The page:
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Python open() Function

This guide is a quick overview of the Python open() function. We designed this article around the Python open() function for files. The open() function in Python programming is used to open a file. Generally, the functions on files are used by the user to open a file, read the data in a file, write the data in a file, overwrite the existing data in a file, or close the file, and many other functions are also available for files. However, we will only discuss the open() function, which is used to open() a file.

What Is an open() Function?

We have different files stored in our system. We usually double-click on the file to open it. But when opening a file in a program, we need a function to open it. Python provides built-in functionality to open a file, and it is an open() function. You can use the open() function to open a file, which will return the opened file as a file object that can perform other filing functions.

Syntax of open() Function

The syntax of the open() function is straightforward to understand, and it is given below:

The “file-name” is the file’s name to be opened for a read-and-write operation. The “open-mode” is the mode of the file in which the file will be opened. Four simple modes you can define to open a file are: “r”, “a”, “w”, and “x”. The “r” mode is defined as opening a file to read. It is a default value. By default, the file will open in the read mode, and if a file does not exist, then the function will return an error.

Moreover, the “a” mode is used when the user opens a file for appending the data with already existing data. The “w” mode opens a file for writing purposes. And finally, the “x” mode is used when the user needs to create a specific type of file. In this case, the function will return an error if a file already exists with the same name.

Example 1

In the first example program, we will see how to open a file that is present in the same directory. A file can exist in the same directory where your Python compiler is running, and it can also exist in some other directory. To open a file in the same directory, you can write the following lines of code:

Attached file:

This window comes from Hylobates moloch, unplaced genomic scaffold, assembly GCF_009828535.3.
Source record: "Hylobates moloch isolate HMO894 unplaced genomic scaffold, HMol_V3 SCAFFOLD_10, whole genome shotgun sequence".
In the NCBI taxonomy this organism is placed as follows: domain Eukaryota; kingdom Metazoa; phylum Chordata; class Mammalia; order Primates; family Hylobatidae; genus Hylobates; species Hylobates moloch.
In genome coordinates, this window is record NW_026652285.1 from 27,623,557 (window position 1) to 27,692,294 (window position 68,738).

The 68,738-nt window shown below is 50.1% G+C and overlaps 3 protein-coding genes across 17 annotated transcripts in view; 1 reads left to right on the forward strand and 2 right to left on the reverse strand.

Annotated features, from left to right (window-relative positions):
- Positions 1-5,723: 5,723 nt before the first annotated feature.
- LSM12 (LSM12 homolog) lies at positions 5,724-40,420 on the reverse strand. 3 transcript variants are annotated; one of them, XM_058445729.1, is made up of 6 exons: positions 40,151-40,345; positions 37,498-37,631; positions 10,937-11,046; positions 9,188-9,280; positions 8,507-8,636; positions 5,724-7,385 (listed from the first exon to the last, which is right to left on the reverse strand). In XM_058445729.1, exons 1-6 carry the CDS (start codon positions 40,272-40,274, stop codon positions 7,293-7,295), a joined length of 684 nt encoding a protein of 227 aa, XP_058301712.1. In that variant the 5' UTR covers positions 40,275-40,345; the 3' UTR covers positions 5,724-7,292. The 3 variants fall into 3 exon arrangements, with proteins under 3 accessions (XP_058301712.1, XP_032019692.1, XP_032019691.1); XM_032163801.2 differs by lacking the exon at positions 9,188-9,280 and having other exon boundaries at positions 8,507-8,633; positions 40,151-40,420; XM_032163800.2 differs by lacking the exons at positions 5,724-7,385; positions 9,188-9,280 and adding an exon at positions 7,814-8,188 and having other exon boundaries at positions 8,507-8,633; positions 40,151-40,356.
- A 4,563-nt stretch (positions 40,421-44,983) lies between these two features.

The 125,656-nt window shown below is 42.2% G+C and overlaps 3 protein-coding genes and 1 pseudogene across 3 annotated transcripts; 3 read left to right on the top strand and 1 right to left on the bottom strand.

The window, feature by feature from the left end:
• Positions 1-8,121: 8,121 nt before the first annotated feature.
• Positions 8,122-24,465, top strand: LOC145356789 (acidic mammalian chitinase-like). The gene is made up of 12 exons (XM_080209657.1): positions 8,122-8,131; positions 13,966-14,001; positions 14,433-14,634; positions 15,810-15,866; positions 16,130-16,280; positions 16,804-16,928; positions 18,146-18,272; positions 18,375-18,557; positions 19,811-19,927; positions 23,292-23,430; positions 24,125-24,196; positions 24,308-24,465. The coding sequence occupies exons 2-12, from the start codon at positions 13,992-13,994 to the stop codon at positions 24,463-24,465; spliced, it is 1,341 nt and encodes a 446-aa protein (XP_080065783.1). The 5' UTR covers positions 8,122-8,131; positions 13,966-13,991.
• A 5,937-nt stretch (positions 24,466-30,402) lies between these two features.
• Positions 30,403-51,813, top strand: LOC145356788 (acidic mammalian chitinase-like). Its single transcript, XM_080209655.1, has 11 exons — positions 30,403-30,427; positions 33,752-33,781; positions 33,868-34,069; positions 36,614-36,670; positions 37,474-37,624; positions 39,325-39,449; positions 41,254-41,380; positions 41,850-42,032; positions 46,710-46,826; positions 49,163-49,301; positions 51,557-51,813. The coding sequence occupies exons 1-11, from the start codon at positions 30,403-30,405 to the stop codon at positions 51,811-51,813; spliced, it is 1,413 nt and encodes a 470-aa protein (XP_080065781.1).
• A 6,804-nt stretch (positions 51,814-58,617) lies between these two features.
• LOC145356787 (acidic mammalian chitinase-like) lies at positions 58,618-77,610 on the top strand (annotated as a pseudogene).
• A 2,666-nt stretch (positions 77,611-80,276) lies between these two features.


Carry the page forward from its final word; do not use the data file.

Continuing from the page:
openfile = open("TestFile.txt")


The “openfile” is a variable that holds the value that the open() function will return. The ‘TestFile.txt’ is the name of the file which will be opened by the open() function in text mode. Since no mode has been specified, the file will open in read-only and text mode by default. When you run this code, you will get to see this kind of file opened on your screen:

Example 2

Now that we have learned how to open a file in the same directory, let us see how to open a file in a different directory. When you try to open a file in a different directory, you need to route specifically to that directory by providing the complete path. You need to use the following line of code to open a file in a different directory:

openfile = open("C:/Kalsoom/TestFile.txt")


Here, the path says, “C” is the main directory of the system, “Kalsoom” is the subdirectory or the system’s username, and “TextFile.txt” is the name of the file. This is the complete path to the file that needs to be opened in text mode from the “C” directory. After that, we used the print statement where the read() function is used to open the file whose path is specified in the above line. When you run this line of code, you will get to see the same file opened on the screen that you have seen in the previous example:

Example 3

As we have discussed, by default, a file is open in a read mode. If a user wants to open a file in a different mode, then the mode needs to be specifically defined. In this example, we will specify how to define the mode of the file. Here, we are opening a specified file in write mode. The following line of code is used to open a file in write mode.

openfile = open("TestFile.txt", mode = 'w')

openfile.write("This is a new file and it is opened in write mode.")

As we have already defined, the ‘w’ is used to define the write mode. So, we used ‘w’ in the open() function with the “mode” argument to inform the compiler that the file needs to be opened in a write mode. When the open() function opens the TestFile, the compiler allows you to write data in it.

Since we opened the file in write mode, you’ll notice that the data has been overwritten. If we open the file in an append mode, then the data will be appended to the file.

Example 4

In this example, we’ll talk about how to use the “with” statement in the open function. To open a file, the with statement collaborates with the open() method. Therefore, you can modify the code we used in the example of the open() function as follows:

with open("C:/Kalsoom/TestFile.txt")as new_file:


Below you can see the output:

Unlike open(), which asks you to close the file with the close() method, the with statement automatically closes the file. This is due to the with statement indirectly using the built-in functions __enter() and __exit(). When the operation you specify is finished, the __exit()__ method closes the file.


This tutorial is a quick guide about the open() function in file handling. File handling has many options that can be performed on a file, i.e., open a file, read the data in the file, write something in the file, append data in a file, etc. However, this post specifically talked about the open() function. The open() function opens a file in a text and read mode, which are the default values. To open a file in binary or any other mode, it needs to be specifically defined.

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Source: linuxhint.com

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